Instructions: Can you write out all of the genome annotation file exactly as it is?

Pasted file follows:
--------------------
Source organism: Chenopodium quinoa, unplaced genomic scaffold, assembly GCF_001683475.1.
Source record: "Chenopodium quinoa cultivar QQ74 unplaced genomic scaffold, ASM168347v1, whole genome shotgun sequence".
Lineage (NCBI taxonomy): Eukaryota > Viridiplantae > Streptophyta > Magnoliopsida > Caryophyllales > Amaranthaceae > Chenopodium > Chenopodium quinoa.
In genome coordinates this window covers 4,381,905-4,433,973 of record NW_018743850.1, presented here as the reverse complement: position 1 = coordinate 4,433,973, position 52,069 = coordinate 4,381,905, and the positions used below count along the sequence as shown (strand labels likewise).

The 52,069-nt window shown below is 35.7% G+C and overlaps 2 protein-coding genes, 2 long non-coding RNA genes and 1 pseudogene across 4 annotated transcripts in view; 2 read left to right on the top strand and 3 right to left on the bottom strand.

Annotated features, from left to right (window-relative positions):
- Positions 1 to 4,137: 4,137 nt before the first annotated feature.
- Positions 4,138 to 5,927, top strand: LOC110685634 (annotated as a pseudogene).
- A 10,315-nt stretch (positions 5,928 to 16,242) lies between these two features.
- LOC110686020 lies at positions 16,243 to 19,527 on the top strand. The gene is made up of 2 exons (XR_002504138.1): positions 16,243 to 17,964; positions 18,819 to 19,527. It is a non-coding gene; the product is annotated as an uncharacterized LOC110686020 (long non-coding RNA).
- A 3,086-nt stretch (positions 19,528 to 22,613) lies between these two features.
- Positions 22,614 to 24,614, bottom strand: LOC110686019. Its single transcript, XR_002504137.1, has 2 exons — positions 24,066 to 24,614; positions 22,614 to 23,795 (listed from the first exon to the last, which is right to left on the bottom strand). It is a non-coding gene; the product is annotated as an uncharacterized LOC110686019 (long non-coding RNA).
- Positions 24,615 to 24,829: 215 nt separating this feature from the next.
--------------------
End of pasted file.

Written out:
Source organism: Chenopodium quinoa, unplaced genomic scaffold, assembly GCF_001683475.1.
Source record: "Chenopodium quinoa cultivar QQ74 unplaced genomic scaffold, ASM168347v1, whole genome shotgun sequence".
Lineage (NCBI taxonomy): Eukaryota > Viridiplantae > Streptophyta > Magnoliopsida > Caryophyllales > Amaranthaceae > Chenopodium > Chenopodium quinoa.
In genome coordinates this window covers 4,381,905-4,433,973 of record NW_018743850.1, presented here as the reverse complement: position 1 = coordinate 4,433,973, position 52,069 = coordinate 4,381,905, and the positions used below count along the sequence as shown (strand labels likewise).

The 52,069-nt window shown below is 35.7% G+C and overlaps 2 protein-coding genes, 2 long non-coding RNA genes and 1 pseudogene across 4 annotated transcripts in view; 2 read left to right on the top strand and 3 right to left on the bottom strand.

Annotated features, from left to right (window-relative positions):
- Positions 1 to 4,137: 4,137 nt before the first annotated feature.
- Positions 4,138 to 5,927, top strand: LOC110685634 (annotated as a pseudogene).
- A 10,315-nt stretch (positions 5,928 to 16,242) lies between these two features.
- LOC110686020 lies at positions 16,243 to 19,527 on the top strand. The gene is made up of 2 exons (XR_002504138.1): positions 16,243 to 17,964; positions 18,819 to 19,527. It is a non-coding gene; the product is annotated as an uncharacterized LOC110686020 (long non-coding RNA).
- A 3,086-nt stretch (positions 19,528 to 22,613) lies between these two features.
- Positions 22,614 to 24,614, bottom strand: LOC110686019. Its single transcript, XR_002504137.1, has 2 exons — positions 24,066 to 24,614; positions 22,614 to 23,795 (listed from the first exon to the last, which is right to left on the bottom strand). It is a non-coding gene; the product is annotated as an uncharacterized LOC110686019 (long non-coding RNA).
- Positions 24,615 to 24,829: 215 nt separating this feature from the next.